11. How is the decision made about what type and how much support my child/young person will receive? How are disabled pupils supported and treated fairly in school?

At Wolverham, we aim to involve parents and carers in all decisions that are made regarding provision for their child. Through regular meetings, we will discuss our plans and thoughts, taking into account those of parents. Initially, the class teacher alongside the SENCO, will discuss the child’s needs and what support would be appropriate.

Different children will require different levels of support in order to bridge the gap to achieve age expected levels. For example – some children may require support in English lessons whereas others may require support during less structured times of the school day.

Children with disabilities

Schools have a duty under the Equalities Act 2010 to make reasonable adjustments in relation to children and young people with disabilities.  This means that where something a school does places a disabled pupil at a disadvantage compared to other pupils then the school must take reasonable steps to try and avoid that disadvantage. Our school building is wheelchair accessible in all areas with wide corridors and a disabled toilet currently available in the learning community room and in the foyer. For more information, see our school accessibility plan.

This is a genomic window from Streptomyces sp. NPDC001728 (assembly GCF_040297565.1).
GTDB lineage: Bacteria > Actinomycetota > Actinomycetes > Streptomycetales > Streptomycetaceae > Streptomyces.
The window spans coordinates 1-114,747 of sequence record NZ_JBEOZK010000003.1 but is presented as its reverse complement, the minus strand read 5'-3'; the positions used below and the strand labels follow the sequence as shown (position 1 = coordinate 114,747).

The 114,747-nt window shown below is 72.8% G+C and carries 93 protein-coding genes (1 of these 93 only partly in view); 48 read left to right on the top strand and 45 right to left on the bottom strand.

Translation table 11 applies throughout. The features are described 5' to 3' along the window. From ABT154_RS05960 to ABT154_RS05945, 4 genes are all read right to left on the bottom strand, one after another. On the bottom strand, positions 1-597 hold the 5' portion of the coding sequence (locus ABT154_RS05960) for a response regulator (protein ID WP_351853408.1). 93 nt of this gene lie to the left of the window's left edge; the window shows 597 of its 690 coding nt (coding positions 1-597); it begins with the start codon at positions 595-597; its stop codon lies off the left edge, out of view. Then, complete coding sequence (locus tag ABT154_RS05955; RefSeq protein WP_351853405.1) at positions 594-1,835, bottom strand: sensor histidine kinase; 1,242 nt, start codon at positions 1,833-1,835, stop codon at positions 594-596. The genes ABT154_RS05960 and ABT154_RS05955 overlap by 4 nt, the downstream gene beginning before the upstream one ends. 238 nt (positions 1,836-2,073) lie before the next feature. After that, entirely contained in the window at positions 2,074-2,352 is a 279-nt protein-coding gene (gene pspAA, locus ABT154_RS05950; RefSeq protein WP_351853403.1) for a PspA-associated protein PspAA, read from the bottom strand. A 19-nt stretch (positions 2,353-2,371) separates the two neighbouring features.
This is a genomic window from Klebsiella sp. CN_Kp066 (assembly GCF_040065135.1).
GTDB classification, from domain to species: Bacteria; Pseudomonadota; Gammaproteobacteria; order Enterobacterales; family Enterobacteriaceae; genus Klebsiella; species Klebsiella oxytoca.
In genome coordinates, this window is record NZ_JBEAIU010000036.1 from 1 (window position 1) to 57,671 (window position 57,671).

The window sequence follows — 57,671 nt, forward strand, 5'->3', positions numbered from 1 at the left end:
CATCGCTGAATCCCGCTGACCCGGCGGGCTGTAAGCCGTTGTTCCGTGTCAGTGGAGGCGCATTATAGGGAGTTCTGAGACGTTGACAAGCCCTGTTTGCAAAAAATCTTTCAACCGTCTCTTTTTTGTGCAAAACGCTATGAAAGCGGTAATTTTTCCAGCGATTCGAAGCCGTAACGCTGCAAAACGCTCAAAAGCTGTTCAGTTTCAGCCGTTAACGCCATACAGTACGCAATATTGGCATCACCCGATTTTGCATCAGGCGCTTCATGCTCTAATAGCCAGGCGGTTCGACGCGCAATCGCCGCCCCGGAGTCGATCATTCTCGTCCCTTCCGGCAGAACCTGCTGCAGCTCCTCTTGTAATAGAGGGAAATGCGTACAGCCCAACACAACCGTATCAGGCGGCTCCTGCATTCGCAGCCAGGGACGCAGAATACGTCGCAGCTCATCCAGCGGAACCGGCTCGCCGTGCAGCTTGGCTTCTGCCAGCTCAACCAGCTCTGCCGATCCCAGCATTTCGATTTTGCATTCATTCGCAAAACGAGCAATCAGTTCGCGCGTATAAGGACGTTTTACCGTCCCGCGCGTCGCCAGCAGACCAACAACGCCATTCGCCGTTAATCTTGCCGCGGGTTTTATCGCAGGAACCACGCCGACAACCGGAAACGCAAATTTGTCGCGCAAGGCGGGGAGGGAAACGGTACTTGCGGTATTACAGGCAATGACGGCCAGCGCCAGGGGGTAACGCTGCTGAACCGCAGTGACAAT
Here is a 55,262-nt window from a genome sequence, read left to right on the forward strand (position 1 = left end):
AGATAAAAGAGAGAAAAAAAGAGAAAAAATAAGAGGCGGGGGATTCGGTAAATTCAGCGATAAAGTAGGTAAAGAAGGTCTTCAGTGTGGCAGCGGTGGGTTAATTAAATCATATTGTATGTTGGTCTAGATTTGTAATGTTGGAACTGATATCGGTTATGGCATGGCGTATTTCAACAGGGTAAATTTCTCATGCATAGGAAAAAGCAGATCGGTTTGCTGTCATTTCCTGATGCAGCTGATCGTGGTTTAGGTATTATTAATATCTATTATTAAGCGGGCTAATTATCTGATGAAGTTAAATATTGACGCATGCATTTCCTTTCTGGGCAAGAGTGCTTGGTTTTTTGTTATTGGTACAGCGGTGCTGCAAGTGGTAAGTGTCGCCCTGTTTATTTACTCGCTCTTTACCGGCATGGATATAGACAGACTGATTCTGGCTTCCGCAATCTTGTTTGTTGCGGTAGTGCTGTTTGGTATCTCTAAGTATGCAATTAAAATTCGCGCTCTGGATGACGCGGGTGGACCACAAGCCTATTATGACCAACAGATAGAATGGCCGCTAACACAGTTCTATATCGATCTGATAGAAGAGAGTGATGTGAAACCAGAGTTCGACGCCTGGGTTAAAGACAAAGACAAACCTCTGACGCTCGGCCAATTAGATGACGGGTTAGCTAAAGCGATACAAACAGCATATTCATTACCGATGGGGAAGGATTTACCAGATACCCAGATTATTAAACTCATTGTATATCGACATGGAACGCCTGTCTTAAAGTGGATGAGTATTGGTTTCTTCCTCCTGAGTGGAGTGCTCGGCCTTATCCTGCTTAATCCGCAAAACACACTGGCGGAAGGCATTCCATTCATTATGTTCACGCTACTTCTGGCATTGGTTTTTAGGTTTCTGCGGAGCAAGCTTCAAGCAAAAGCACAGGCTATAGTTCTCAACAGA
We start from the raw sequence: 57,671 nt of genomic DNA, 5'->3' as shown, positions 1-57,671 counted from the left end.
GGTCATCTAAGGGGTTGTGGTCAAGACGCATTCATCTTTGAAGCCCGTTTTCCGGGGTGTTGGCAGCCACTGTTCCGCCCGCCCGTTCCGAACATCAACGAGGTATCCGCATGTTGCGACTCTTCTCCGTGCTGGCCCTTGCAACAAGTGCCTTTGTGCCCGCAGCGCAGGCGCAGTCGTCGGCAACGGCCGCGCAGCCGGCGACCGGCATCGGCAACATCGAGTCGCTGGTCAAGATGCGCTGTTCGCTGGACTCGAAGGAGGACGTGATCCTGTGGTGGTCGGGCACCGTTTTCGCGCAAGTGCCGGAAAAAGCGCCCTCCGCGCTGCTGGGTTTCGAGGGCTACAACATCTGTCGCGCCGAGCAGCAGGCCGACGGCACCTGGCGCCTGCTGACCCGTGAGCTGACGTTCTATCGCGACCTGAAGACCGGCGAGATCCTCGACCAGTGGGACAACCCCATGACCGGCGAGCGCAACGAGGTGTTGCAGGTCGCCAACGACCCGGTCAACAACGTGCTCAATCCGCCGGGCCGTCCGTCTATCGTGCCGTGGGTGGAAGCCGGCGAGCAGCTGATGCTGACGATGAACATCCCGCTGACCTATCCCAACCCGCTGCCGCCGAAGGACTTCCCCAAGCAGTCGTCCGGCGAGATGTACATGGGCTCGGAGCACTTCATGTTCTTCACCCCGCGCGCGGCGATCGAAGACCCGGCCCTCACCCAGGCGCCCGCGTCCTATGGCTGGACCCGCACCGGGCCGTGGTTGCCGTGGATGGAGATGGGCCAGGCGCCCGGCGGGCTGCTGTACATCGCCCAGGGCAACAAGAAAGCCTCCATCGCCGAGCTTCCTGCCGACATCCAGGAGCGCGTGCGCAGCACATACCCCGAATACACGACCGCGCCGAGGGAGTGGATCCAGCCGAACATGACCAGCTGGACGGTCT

Some of the ways in which we currently support pupils with disabilities:

  • Providing visual timetables

  • Classroom audits by the Educational Psychologist to provide advice about seating in the classroom, then implemented by school

  • Providing a separate introductory visit when the school was quieter

  • Separate 1:1 meet and greet
  • Morning sensory play time on entry to school

  • Separate room/working area with fewer distractions provided for a child with sensory needs

  • Lap-top, iPads and specialist software provided

The Early Years Specialist Support Service (EYSSS) provides training for Early Years settings to support them in making good access arrangements for young children with disabilities.

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